Starter kits let you develop a particular kind of site in a hurry. Somebody somewhere has developed a complete, fully self-contained web site on a particular topic and saved it as template and made it available to you.
Download a Starter Kit
The first step is to download a starter kit of your interest. The best bet of finding a starter kit for web sites is the asp.net site: ASP.NET Community Site
Figure 1. Starter Kits for ASP.NET
You can find starter kits on MSDN here:
C# Starter Kits on MSDN
Or here: Starter Kits on MSDN
Figure 2. Starter Kits on MSDN
As you can see, a whole bunch of starter kits are available; just to name a few:
For personal needs: Personal Site Starter Kit, Club Site Starter Kit, Extended Club Site Starter Kit, My Web Pages Starter Kit, BlogEngine.NET Starter Kit, etc.
For Business Needs: Small Business Starter Kit, Paypal eCommerce Starter Kit, Time Tracker Starter Kit, etc.
For General Needs: DotNetNuke Portal Starter Kit, etc.
Some of these are very elaborate with the code available from codeplex.com. One of the simpler ones is perhaps Personal Site Starter Kit. When you download, you will get a .vsi (pers.vsi) file – vsi stands for Visual Studio Community Content Installer file.
This type (.vsi) of installer is used to download and install the Visual Studio community content like starter kits, add-ins, etc. Double-clicking on the vsi file will let you install the starter kit visually.
Figure 3. Starter Kit Installer
Web Site in a Hurry
After you installed the starter kit via the downloaded .vsi file, all you need to do is to simply click on that template icon (Personal Web Site Starter Kit) in the “New Web Site” dialog box, a project with all those original UI, source, images, database, etc. files will be set up for you.
Figure 4. Personal Starter Kit in the New Web Site dialog box
By just pressing F5, you have a complete, running web site. Of course, this site needs to be customized with your personal information. There are no logical limitations on what type of starter kits can be made. As long as you can make a project of a reasonable size on a reasonable topic, that project can be made a starter kit.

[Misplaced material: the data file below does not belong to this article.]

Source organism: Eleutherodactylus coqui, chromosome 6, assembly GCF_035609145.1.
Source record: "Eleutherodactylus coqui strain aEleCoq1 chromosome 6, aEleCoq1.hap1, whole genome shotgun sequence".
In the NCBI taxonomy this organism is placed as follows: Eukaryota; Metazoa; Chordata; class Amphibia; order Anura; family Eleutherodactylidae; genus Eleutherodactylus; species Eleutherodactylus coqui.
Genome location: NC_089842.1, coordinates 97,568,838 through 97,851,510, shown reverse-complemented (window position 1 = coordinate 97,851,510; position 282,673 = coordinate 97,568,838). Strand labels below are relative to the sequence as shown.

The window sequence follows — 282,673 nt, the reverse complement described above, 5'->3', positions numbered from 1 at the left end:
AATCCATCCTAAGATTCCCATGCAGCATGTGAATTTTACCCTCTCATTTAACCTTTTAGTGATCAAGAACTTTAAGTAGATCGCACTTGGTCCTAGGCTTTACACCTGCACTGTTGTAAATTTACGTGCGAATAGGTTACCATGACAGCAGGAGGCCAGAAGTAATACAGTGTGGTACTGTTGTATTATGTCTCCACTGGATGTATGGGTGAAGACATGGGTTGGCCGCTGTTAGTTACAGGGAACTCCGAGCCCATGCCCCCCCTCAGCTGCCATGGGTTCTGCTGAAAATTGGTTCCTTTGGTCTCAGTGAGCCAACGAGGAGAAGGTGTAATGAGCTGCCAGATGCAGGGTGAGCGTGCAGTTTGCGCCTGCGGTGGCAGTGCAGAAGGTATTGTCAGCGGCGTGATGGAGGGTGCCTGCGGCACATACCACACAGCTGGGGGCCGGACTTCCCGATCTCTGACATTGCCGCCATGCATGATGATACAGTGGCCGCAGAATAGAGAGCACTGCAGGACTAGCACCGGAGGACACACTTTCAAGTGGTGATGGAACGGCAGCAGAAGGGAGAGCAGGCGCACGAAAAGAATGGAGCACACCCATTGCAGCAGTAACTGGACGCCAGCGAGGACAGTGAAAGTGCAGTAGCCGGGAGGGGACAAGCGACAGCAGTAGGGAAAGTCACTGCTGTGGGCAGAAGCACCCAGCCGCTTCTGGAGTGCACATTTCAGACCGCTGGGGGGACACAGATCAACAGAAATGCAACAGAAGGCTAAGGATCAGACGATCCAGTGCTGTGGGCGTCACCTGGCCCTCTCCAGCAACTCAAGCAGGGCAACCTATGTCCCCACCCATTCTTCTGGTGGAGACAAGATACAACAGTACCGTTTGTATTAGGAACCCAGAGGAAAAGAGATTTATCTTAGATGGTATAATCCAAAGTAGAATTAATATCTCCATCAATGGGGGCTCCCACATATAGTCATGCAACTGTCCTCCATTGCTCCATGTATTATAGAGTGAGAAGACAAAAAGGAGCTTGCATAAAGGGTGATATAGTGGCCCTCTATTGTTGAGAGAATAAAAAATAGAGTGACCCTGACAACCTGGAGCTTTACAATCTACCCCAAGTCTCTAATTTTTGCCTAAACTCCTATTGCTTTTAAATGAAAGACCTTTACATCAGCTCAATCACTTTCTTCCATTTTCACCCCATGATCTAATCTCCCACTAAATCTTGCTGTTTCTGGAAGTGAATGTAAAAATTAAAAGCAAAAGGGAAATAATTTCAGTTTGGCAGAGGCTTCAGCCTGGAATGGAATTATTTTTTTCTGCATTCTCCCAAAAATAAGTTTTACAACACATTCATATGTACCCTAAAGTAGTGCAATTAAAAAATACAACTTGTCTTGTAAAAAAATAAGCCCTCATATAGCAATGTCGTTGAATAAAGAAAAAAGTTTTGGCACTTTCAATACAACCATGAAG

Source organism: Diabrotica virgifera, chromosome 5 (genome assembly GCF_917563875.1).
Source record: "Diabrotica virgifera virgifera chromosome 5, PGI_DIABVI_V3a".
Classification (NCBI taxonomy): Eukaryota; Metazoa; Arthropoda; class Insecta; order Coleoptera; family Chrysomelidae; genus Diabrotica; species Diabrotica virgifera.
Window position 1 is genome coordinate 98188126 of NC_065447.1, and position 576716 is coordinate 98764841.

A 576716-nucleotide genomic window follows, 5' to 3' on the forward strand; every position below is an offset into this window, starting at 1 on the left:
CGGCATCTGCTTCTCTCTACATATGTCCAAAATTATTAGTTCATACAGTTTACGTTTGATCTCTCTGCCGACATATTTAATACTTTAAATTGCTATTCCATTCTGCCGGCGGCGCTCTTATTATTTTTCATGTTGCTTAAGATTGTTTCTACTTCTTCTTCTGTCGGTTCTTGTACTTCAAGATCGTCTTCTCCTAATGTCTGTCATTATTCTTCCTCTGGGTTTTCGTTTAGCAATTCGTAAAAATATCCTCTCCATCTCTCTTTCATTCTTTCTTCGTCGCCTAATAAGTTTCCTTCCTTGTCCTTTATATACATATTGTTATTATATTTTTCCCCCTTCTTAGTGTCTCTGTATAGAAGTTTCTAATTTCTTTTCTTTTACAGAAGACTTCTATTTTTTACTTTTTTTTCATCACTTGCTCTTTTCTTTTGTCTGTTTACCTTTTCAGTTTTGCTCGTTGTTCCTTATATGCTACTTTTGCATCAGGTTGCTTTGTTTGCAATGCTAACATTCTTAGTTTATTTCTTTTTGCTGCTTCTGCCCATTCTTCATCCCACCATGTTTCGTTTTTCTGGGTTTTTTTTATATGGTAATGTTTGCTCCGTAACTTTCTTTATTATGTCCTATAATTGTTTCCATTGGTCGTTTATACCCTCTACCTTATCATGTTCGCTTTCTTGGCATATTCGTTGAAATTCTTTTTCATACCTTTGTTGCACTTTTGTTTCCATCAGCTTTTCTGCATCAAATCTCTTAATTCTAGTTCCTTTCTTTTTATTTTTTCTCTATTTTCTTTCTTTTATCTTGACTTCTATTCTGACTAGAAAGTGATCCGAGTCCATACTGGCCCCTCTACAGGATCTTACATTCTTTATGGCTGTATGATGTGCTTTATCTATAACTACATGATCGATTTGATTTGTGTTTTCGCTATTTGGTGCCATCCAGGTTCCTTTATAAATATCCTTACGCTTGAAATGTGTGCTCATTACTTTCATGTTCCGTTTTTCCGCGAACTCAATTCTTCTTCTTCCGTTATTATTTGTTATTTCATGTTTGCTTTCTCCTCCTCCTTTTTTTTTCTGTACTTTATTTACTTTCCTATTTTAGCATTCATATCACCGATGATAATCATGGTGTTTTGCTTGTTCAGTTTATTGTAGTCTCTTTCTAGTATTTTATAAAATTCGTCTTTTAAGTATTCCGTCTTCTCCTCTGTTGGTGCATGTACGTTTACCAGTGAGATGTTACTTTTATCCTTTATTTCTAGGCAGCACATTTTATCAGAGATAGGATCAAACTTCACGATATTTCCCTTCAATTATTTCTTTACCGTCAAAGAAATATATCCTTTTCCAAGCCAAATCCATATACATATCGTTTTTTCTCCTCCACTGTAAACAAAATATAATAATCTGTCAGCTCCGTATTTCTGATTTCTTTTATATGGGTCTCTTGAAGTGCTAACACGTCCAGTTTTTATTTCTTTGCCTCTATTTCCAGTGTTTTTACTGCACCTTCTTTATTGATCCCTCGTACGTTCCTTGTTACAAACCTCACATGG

Figure 5. Site via Personal Web Site Starter Kit.
Starter kits are available for both web site development and for Windows-based projects. They are available in both VB.Net and C# languages. They are also available across the .Net Framework versions (1.0, 1.1, and 2.0).
DotNetNuke is an open source portal and content management framework written in VB.NET using the functionality available in ASP.NET. This became a considerable success during the .Net Framework 1.1 days. One of the primary reasons is the portal creation capability which was not available in .Net Framework 1.1. However, some of these features are now available in .Net Framework 2.0.
But there is a decent sized install base for DotNetNuke and the later versions work on top of .Net Framework 2.0. And some of the modules like Forums and Survey, which are available in DotNetNuke will, probably, never be included in the base .Net Framework.
Why Starter Kits and Why Not
The biggest advantage, of course, is how fast you can create a cool looking web site. Figure 5 shows the screenshot of a web site created with the Personal Web Site Starter Kit. It literally takes one click: choosing the “Personal Web Site Starter Kit” in the “New Web Site” dialog box and clicking the OK button.
With that, you get full user management features (a user being able to create login/password and use that during the subsequent visits to the site), a pretty user interface with all those shades and borders, several pages that are expected in a personal web site (resume’ page, a page for your photos, and a page with your favorite links, etc.).
Another big advantage is the learning opportunity that these kits provide. For such a small web site (of four or so pages), this personal web site uses several important ASP.NET concepts: master pages (for achieving the consistent look at the header and footer), user management (a database file named ASPNETDB.MDF which contains tables, views, and stored procedures for managing the user data is created), themes (with the appropriate image, css, and skin files), and a little bit of code. All of this provides a great opportunity for learning.
There is another very powerful usage of starter kits: Learning about a third-party (or partner) product quickly. For example, from the Microsoft starter kit site mentioned above, you can download starter kits for developing programs for Amazon, eBay, and PayPal. These starter kits are an incredibly fast way for developing first cuts of the programs that access the functionality available at these sites.
The biggest disadvantage or limitation is that there aren’t starter kits on every possible topic. There are hardly ten to twenty starter kits currently available on a bunch of popular topics. You can’t make these starter kits too big or highly functional; in that case, the user who doesn’t want a particular feature would have to delete that. Then he or she would have to worry about the ramifications of those deletions.
In essence, starter kits are ideal for creating small sites. In case of the Personal Web Site above, there are hardly five pages in the whole site. So, another disadvantage with the starter kits is that if you want complex functionality, you would have to create it yourselves.